Thanks to The Motherhood and Duncan Hines for partnering with me on today’s post. As always, all thoughts and opinions are my own.
Lately I’ve been fielding a lot of questions from friends and family about our upcoming big family vacation to Switzerland. The most common question I get is, “Are you excited?” I always answer with, “Yes!*” but there’s a big honkin’ asterisk next to that statement that most people don’t notice.
You see, I’m an introvert (only a slight introvert, but an introvert nonetheless), and throughout these 3 weeks there will be 10 family members (5 adults and 5 kids ages 2, 5, 6, 7, 8) living together in tight quarters. The personal space that introverts need to recharge will be very hard to come by, and I know it is going to be challenging. I get my energy from having quiet time to myself. It’s not that I prefer being alone to being with others; it’s simply how I recharge.
So what’s an introvert to do during the trip of a lifetime that’s made possible by not spending loads of money on private accommodations? She makes a plan, of course!
Here are 5 things I will be doing throughout our trip to ensure that I’m not running on fumes, mentally and emotionally.
1. Early to bed, early to rise. I am a morning person, and I take FULL advantage of this fact by waking up earlier than everyone in my house (at a minimum 1 hour earlier, but it can be as much as 3 hours earlier). I do this at home and knowing that I’ll be around 5 kids for 3 weeks, you better believe I’ll be doing this in Switzerland. I know that the kids will wake up early and they are ready to play and to ask for the nearest adult’s attention pretty much immediately (that’s how my kids act, at least), and in my experience, if I have had a good stretch of time to myself first, I’m ready to interact and give the kids what they need. People ask about how in the world I can get up at 4 am, and it’s honestly not that hard if you are disciplined enough to be asleep no later than 9 pm. I’ll miss out on some late night chats with the adults, I know, but I’ll be much more fun to be around if I follow this schedule.
2. Have a Ritual to Accompany “Me Time.” For me, this means having an iced coffee in the morning before I’ve spoken a single word to another human being. I also often will have my breakfast to myself. I typically do another version of this ritual right after lunch and it includes a scrumptious warm treat, like Duncan Hines Perfect Size for 1. I love this little treat because it comes together lightning fast (in about a minute!) and with no mess, as you put the whole thing together in one dish! The recipe calls for 3 Tbsp of water, but my tip is to add 3 Tbsp of coffee to take the cake to the next level. And a little colorful frosting and sprinkles never hurt anybody. Unicorn cake for 1 made in under 2 minutes: how perfect is that, friends?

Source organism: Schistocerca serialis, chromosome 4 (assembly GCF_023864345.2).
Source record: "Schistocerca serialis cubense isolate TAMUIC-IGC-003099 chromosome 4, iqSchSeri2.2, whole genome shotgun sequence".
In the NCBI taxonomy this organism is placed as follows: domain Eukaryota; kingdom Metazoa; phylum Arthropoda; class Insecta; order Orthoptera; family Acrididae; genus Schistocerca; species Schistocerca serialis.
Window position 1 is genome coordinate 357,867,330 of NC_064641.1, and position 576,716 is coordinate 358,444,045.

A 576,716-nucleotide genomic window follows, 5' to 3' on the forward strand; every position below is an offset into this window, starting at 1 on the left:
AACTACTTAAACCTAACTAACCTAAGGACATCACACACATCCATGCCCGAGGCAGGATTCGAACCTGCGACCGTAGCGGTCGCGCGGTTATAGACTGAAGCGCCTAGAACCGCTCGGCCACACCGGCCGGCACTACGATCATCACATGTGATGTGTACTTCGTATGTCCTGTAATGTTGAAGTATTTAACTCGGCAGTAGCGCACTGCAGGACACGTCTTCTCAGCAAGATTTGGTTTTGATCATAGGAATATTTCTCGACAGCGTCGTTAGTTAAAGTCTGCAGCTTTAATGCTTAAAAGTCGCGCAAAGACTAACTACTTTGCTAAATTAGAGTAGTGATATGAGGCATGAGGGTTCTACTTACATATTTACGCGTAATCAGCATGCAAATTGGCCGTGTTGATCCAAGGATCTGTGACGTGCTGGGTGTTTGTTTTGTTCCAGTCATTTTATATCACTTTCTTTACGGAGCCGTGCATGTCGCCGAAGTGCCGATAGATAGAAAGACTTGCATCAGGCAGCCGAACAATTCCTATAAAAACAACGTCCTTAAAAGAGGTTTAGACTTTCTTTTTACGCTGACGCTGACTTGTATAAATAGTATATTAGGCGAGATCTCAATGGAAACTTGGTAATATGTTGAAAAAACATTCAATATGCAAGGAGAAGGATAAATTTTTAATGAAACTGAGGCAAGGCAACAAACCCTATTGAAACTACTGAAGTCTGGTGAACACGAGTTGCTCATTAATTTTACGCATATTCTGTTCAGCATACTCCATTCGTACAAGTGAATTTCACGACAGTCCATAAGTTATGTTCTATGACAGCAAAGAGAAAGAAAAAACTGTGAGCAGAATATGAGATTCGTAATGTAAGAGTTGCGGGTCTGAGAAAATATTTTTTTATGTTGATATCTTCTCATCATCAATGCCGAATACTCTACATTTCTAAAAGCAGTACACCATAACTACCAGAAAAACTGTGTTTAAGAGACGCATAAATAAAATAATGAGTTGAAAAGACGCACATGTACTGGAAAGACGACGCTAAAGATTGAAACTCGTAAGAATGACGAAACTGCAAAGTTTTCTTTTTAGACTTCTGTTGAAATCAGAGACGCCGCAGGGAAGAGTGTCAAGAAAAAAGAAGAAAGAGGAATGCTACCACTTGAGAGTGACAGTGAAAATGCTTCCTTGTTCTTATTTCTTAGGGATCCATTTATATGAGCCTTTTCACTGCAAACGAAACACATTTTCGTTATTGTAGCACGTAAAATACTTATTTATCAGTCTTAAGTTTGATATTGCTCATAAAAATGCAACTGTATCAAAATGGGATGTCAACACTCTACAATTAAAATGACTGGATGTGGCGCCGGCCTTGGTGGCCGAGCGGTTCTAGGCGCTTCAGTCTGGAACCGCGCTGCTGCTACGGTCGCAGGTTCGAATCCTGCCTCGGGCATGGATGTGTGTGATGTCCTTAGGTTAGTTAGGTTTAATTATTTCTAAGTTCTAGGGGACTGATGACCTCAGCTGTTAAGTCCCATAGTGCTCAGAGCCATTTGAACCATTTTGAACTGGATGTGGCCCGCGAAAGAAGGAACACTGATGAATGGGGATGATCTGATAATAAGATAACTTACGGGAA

It’s the perfect warm treat to enjoy by yourself and it really helps me gear up for the second half of the day. I’ll be packing these travel-friendly mixes so that I can have something quick and convenient to enjoy for the mid-day reboot. I’ve been enjoying Chocolate Lover’s Cake flavor, but did you know that they have 18 different varieties? It will be hard to narrow down the list to determine which ones will come with me!
3. Volunteer to Be Helpful. I will be volunteering often to be the head chef for lots of meals and to work on laundry, and to run to the grocery store down the street. I’ll be doing this, first and foremost, because it’s polite to do my part to keep the household running, but also because these are typically solo activities that can offer little pockets of personal time. Look for those little opportunities to help everyone out while helping yourself in the process.
4. Have a Chill Zone. In such close quarters, it will be unrealistic for me to declare, for example, that the room I’m staying in is a quiet zone. That’s just too much space to declare off limits to everyone else. But we can create a fort in a corner of the room that can serve that purpose! I’ve also got my own kids in mind as I think about giving a quiet area, because they will eventually get overstimulated, too, and will just need some quiet time, either by themselves or one-on-one with a parent. Even if you can’t carve out a permanent quiet space on your vacation, definitely seek out a place for calm, quiet interaction (or no interaction) each and every day.
5. Earplugs, yo. Earplugs are little treasures to me, and I honestly don’t understand why everyone else hasn’t fallen madly in love with them. I wear them when I sleep because I’m a light sleeper, and they help SOOOO much. But I also wear them during my morning quiet time (I’m wearing them as I type this, in fact!). They simply serve as a stimulation blocker and give me a period of time each day where noises are truly at a minimum. I suppose being an introvert who is at home with 2 kids has really increased my appreciation for silence, and earplugs help me get a little bit of silence each day.
I hope I’ve helped you think of some ways to carve out the “me time” that you need while vacationing with a group of people, and if you are an extrovert, I hope I’ve offered a little insight into how to help the introverts you know and love be their best selves. I hope blissful vacation days await you, along with decadent Duncan Hines treats!